Sounds more like wrapping a pillow around your thumb so that it doesn't hurt that much when you hit with the hammer because, for some reason, it keeps landing directly on your hand.

    This is just plain stupid.  Good luck!
        dZ.


  • Ah this reminds me of a perl app I was in charge of. It was this beautiful multi-threaded application. Ran clustered across 7 machines. You really have never seen a perl program written this beautifully. I know even the idea is an oxymoron for some...

    After a while we started noticing that around the same time of night the queuing system would go completely out of control. It would suddenly decide that all the tests we put in to keep it from requesting more jobs then it could handle were ignored and it was just sucking in as much work as it could get.

    We tracked this down to a daemon loop like this:

    while($running) {
        if(isWorkToDo()) {
            doWork();
        }
        sleep(5000);
    }

    Turns out that perl's sleep function call doesn't actually sleep under load and so we had a beautifully hidden race condition. We had logs that had log4perl timestamps and I can't tell you how long we stared at the timestamps in the logs, not believing that the program was actually asking for 10 jobs in the same second. For those who might suspect their own programs the solution is:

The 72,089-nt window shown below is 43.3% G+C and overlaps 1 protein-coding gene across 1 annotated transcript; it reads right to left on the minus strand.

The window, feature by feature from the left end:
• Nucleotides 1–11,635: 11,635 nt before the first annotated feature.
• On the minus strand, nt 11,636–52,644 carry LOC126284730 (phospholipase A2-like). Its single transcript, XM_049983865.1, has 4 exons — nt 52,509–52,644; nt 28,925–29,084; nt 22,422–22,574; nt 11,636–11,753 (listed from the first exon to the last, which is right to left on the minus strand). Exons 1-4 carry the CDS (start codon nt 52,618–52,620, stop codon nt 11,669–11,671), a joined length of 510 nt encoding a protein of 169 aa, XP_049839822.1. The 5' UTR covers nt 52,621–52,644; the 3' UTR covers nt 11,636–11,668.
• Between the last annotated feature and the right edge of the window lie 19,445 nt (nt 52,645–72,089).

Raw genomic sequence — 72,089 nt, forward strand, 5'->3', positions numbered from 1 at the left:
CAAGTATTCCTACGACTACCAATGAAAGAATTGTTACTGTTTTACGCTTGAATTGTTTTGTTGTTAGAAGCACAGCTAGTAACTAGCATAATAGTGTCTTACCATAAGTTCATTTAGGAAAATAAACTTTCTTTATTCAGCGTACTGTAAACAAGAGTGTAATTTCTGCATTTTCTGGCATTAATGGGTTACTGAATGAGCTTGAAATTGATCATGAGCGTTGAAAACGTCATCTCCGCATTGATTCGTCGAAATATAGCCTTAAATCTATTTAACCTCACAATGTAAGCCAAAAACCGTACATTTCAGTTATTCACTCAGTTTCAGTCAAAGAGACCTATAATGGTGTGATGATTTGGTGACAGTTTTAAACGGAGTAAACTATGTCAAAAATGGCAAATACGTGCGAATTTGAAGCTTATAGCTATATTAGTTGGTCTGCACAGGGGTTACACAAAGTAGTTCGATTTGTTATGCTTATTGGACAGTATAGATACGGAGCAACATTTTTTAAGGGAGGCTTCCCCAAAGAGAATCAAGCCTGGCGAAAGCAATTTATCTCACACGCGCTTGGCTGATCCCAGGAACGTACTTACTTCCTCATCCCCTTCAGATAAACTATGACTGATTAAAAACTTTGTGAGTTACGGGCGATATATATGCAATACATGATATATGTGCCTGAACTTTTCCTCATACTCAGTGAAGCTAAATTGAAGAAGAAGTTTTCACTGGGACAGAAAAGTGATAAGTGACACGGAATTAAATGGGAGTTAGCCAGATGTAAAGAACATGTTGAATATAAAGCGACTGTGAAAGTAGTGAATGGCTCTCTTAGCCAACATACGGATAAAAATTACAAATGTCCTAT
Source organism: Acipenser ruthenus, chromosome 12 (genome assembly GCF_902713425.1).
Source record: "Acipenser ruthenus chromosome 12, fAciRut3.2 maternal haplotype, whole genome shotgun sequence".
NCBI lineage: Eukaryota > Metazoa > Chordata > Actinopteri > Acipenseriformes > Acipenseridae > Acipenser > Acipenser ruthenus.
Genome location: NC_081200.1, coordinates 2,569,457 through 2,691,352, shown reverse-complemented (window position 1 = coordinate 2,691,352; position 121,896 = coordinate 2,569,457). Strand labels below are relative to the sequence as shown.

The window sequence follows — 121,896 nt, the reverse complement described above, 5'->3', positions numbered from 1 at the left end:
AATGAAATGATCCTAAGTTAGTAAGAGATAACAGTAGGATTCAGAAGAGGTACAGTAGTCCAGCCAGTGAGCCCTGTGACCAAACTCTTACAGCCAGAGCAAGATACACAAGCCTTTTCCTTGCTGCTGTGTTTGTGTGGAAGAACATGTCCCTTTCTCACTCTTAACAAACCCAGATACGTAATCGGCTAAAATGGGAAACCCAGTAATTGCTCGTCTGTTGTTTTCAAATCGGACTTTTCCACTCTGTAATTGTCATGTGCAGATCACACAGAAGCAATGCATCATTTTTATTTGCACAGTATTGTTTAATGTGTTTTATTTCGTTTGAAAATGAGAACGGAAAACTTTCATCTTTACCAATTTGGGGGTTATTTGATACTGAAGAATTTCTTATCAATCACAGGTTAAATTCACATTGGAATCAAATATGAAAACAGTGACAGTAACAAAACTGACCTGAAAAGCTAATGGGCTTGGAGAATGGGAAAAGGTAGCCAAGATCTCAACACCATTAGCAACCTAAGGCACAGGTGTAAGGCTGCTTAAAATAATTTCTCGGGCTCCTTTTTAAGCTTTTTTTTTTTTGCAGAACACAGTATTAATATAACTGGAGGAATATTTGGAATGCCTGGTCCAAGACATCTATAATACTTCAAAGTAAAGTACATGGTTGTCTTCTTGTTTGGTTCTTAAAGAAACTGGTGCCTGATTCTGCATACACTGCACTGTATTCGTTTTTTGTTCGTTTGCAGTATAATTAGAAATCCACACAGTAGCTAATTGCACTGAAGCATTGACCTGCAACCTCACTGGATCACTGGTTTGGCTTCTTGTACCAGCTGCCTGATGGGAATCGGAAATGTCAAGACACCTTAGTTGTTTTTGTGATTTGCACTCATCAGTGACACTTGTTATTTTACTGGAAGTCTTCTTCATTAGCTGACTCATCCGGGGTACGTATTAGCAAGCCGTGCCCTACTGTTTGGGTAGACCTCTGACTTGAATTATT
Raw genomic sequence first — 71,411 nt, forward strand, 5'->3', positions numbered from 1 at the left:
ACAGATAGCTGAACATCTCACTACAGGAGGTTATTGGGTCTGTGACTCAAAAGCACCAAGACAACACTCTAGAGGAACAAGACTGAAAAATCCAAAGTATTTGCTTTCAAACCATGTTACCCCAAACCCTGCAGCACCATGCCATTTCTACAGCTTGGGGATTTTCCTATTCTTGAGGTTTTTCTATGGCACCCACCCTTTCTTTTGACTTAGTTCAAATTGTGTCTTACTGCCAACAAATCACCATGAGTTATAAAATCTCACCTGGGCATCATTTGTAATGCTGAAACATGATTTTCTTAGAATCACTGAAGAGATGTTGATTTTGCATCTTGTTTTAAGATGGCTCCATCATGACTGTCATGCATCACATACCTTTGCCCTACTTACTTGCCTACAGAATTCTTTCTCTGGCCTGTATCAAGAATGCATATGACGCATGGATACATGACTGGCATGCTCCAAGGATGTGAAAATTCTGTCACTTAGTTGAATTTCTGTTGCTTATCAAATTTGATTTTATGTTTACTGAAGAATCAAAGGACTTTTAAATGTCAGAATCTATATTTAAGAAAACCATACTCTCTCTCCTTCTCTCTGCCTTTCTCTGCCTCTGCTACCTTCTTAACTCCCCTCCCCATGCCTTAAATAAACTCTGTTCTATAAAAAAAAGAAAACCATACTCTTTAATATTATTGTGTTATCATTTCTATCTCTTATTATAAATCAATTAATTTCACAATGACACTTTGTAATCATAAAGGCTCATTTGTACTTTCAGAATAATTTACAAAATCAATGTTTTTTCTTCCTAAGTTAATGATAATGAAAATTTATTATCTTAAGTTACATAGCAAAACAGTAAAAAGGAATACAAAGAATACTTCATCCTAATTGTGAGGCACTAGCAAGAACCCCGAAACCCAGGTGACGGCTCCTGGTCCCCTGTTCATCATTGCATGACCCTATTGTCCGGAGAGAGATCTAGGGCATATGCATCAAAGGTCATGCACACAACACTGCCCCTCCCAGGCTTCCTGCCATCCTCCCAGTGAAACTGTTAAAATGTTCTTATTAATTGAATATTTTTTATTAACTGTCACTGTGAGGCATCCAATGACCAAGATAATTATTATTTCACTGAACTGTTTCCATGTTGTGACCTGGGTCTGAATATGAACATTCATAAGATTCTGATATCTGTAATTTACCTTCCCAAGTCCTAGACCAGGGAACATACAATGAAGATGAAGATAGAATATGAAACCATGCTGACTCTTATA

use Time::HiRes qw(sleep);


  • Another reason for "load bearing printfs" is if your stack or heap are messed up (e.g. buffer overrun), but the printf "fixes" it or avoids it with a side effect that seperates the buffer overrun from tthe important stuff you'll use later on...



  • @tthomas48 said:

    ...



    After a while we started noticing that around the same time of night the queuing system would go completely out of control.



    ...




    i am a bit off-topic, but this one reminds me of a bug i encountered
    after updating one of our application to use the system clock instead